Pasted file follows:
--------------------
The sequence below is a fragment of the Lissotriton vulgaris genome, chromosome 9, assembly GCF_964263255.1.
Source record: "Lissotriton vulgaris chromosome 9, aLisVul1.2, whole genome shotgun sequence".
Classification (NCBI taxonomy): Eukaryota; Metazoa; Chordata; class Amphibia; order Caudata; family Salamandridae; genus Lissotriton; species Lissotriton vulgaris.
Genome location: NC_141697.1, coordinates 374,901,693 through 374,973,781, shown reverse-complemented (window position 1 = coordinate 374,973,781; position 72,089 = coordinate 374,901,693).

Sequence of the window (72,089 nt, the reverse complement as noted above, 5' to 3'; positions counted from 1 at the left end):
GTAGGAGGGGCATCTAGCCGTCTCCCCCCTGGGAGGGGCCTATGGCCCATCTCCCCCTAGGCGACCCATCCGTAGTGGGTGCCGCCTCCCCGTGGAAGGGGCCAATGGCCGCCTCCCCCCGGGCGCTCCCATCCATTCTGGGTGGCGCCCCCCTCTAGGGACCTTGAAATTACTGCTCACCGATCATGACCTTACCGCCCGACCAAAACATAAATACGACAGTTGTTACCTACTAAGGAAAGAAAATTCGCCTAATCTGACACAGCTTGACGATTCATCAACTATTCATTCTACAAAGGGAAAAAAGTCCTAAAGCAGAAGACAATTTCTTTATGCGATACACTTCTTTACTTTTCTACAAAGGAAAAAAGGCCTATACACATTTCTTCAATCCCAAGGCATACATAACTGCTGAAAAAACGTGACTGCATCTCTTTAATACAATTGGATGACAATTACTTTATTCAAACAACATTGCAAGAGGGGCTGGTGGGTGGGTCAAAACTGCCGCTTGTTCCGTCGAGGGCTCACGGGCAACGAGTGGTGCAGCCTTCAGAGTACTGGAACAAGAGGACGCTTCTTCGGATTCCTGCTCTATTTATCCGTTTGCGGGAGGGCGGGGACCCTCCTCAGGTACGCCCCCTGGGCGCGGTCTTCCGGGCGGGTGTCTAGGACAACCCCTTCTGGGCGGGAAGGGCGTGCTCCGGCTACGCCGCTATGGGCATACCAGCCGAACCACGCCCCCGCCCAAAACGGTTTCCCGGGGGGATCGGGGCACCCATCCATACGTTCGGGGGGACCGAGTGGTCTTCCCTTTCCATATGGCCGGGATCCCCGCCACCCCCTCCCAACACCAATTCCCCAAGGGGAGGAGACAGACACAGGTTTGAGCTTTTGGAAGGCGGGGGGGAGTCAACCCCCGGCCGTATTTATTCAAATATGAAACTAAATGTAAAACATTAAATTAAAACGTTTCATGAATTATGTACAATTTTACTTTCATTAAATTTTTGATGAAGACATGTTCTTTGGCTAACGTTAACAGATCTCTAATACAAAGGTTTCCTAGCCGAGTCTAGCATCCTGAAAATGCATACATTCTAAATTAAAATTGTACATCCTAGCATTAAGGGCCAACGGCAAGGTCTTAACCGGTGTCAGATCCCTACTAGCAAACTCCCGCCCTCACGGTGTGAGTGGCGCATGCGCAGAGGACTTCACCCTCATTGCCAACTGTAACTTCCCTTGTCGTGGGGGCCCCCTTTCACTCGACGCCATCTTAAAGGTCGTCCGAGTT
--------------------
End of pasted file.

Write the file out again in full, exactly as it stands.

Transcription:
The sequence below is a fragment of the Lissotriton vulgaris genome, chromosome 9, assembly GCF_964263255.1.
Source record: "Lissotriton vulgaris chromosome 9, aLisVul1.2, whole genome shotgun sequence".
Classification (NCBI taxonomy): Eukaryota; Metazoa; Chordata; class Amphibia; order Caudata; family Salamandridae; genus Lissotriton; species Lissotriton vulgaris.
Genome location: NC_141697.1, coordinates 374,901,693 through 374,973,781, shown reverse-complemented (window position 1 = coordinate 374,973,781; position 72,089 = coordinate 374,901,693).

Sequence of the window (72,089 nt, the reverse complement as noted above, 5' to 3'; positions counted from 1 at the left end):
GTAGGAGGGGCATCTAGCCGTCTCCCCCCTGGGAGGGGCCTATGGCCCATCTCCCCCTAGGCGACCCATCCGTAGTGGGTGCCGCCTCCCCGTGGAAGGGGCCAATGGCCGCCTCCCCCCGGGCGCTCCCATCCATTCTGGGTGGCGCCCCCCTCTAGGGACCTTGAAATTACTGCTCACCGATCATGACCTTACCGCCCGACCAAAACATAAATACGACAGTTGTTACCTACTAAGGAAAGAAAATTCGCCTAATCTGACACAGCTTGACGATTCATCAACTATTCATTCTACAAAGGGAAAAAAGTCCTAAAGCAGAAGACAATTTCTTTATGCGATACACTTCTTTACTTTTCTACAAAGGAAAAAAGGCCTATACACATTTCTTCAATCCCAAGGCATACATAACTGCTGAAAAAACGTGACTGCATCTCTTTAATACAATTGGATGACAATTACTTTATTCAAACAACATTGCAAGAGGGGCTGGTGGGTGGGTCAAAACTGCCGCTTGTTCCGTCGAGGGCTCACGGGCAACGAGTGGTGCAGCCTTCAGAGTACTGGAACAAGAGGACGCTTCTTCGGATTCCTGCTCTATTTATCCGTTTGCGGGAGGGCGGGGACCCTCCTCAGGTACGCCCCCTGGGCGCGGTCTTCCGGGCGGGTGTCTAGGACAACCCCTTCTGGGCGGGAAGGGCGTGCTCCGGCTACGCCGCTATGGGCATACCAGCCGAACCACGCCCCCGCCCAAAACGGTTTCCCGGGGGGATCGGGGCACCCATCCATACGTTCGGGGGGACCGAGTGGTCTTCCCTTTCCATATGGCCGGGATCCCCGCCACCCCCTCCCAACACCAATTCCCCAAGGGGAGGAGACAGACACAGGTTTGAGCTTTTGGAAGGCGGGGGGGAGTCAACCCCCGGCCGTATTTATTCAAATATGAAACTAAATGTAAAACATTAAATTAAAACGTTTCATGAATTATGTACAATTTTACTTTCATTAAATTTTTGATGAAGACATGTTCTTTGGCTAACGTTAACAGATCTCTAATACAAAGGTTTCCTAGCCGAGTCTAGCATCCTGAAAATGCATACATTCTAAATTAAAATTGTACATCCTAGCATTAAGGGCCAACGGCAAGGTCTTAACCGGTGTCAGATCCCTACTAGCAAACTCCCGCCCTCACGGTGTGAGTGGCGCATGCGCAGAGGACTTCACCCTCATTGCCAACTGTAACTTCCCTTGTCGTGGGGGCCCCCTTTCACTCGACGCCATCTTAAAGGTCGTCCGAGTT